Gold and silver have had phenomenal weeks, with the metals rising nearly 3 percent and 6 percent, respectively. Many columnists are claiming that this is due to escalating tensions in Iraq and the rising possibility that the Iraqi state will enter a state of chaos.
But this really isn’t the case, or it is in the same way that the assassination of the Archduke Ferdinand “caused” World War 1: It was the trigger, but in itself it was not the driving force behind the war. So perhaps there are some speculators that bought gold this week because they are concerned that political tensions in Iraq will escalate, but there are deeper factors driving the price that have been driving the price higher for many years now. Only those investors who understand this will have the confidence to buy gold when the market is weak, or when geopolitical tensions in Iraq (or anywhere for that matter) dissipate.
The price of gold has been rising for several fundamental reasons. The first is that demand is rising faster than supply. This demand is coming primarily from Asia, as central banks and citizens from that region of the world have more resources with which to buy gold, and they have a desire to do so. Prior to the beginning of the bull market—which began at the beginning of the century—people in Asia were far poorer than they are today. Furthermore, central banks and Asian governments didn’t have the massive influx of foreign reserves resulting from trade surpluses that they have today. Asian nations were debtor nations, and their productive capacities were limited with a couple of exceptions (e.g. Japan).
But now this has changed. Asians at the individual and at the government and central bank levels have wealth, and they are inclined to put this wealth into gold. Unlike Americans Asians aren’t drawn to the stock market. That isn’t to say they don’t have “animal spirits” or the desire to gamble (e.g. consider Macau). It’s just that stock ownership isn’t a concept that has been sold to Asians the way it has been sold to Americans: They don’t have easy access to wealth managers and online trading services.
They also don’t have the faith in the U.S. Dollar that Americans have. Asians recognize that the Dollar is a fiat currency and that it only has value insofar as others are willing to accept its value. The same can be said about Treasuries, which are nothing more than future claims on Dollars. Gold and silver, on the other hand, require an enormous amount of effort to produce, and this gives them intrinsic value. Investors in Asia recognize this, and this is why we saw Asian investors flock to gold last year when the price was falling—they saw a bargain and wanted to take advantage.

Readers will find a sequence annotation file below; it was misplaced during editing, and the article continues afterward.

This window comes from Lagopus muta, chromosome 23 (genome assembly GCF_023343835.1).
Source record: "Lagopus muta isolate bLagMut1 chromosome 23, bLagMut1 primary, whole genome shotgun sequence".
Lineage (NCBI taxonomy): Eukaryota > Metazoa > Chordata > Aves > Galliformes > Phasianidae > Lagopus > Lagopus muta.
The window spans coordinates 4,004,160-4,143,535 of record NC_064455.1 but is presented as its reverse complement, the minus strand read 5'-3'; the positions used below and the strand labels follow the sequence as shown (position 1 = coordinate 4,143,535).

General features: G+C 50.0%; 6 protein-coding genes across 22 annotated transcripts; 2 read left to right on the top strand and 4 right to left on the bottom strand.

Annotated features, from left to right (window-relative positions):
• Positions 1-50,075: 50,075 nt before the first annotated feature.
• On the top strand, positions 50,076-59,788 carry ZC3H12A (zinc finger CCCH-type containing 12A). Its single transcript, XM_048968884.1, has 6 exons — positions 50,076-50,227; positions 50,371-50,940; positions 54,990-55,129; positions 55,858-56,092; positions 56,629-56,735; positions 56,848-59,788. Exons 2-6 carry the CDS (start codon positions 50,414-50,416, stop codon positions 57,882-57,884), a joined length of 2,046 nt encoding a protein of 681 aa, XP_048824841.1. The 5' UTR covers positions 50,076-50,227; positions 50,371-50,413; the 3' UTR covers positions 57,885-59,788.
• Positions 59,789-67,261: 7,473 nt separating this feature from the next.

The second reason is that the value of the Dollar is declining. The Federal Reserve has been increasing the money supply at an incredible rate over the past several years. Its balance sheet is about $4 trillion whereas just before the financial crisis it was less than $1 trillion. Even with “tapering,” the monetary base is still increasing at a rate of about 10 percent this year. While a lot of this money supply growth is exiting the country, thanks to America’s negative trade balance as foreigners become more reluctant to accept Dollars and dollar-denominated assets this extra money will come back to the U.S. and bid prices higher.
Investors tend to ignore this explanation and argue that gold didn’t rise when quantitative easing started, and so therefore an increase in the money supply doesn’t impact the gold market. But the lack of an immediate market reaction doesn’t invalidate the argument. The gold market will react to the increase in the money supply at some point even if it isn’t an immediate effect. Remember that markets aren’t that easy to navigate, and market etiology isn’t always immediately apparent, yet assuming that it is and making investment decisions based upon this assumption is extremely dangerous, and it is probably one of the most costly investment mistakes that people make.
The two reasons for gold’s rise have held true for a long time now, and they have held true when the market was both rising and falling. The takeaway is that investors need to stop looking at near-term singular events as valid explanations of price action and they need to take a longer-term view. While doing so may be frustrating when the market moves against you, you will be rewarded for your patience and reasoning.
Disclosure: Ben Kramer-Miller owns gold and silver coins and shares in select gold and silver mining companies.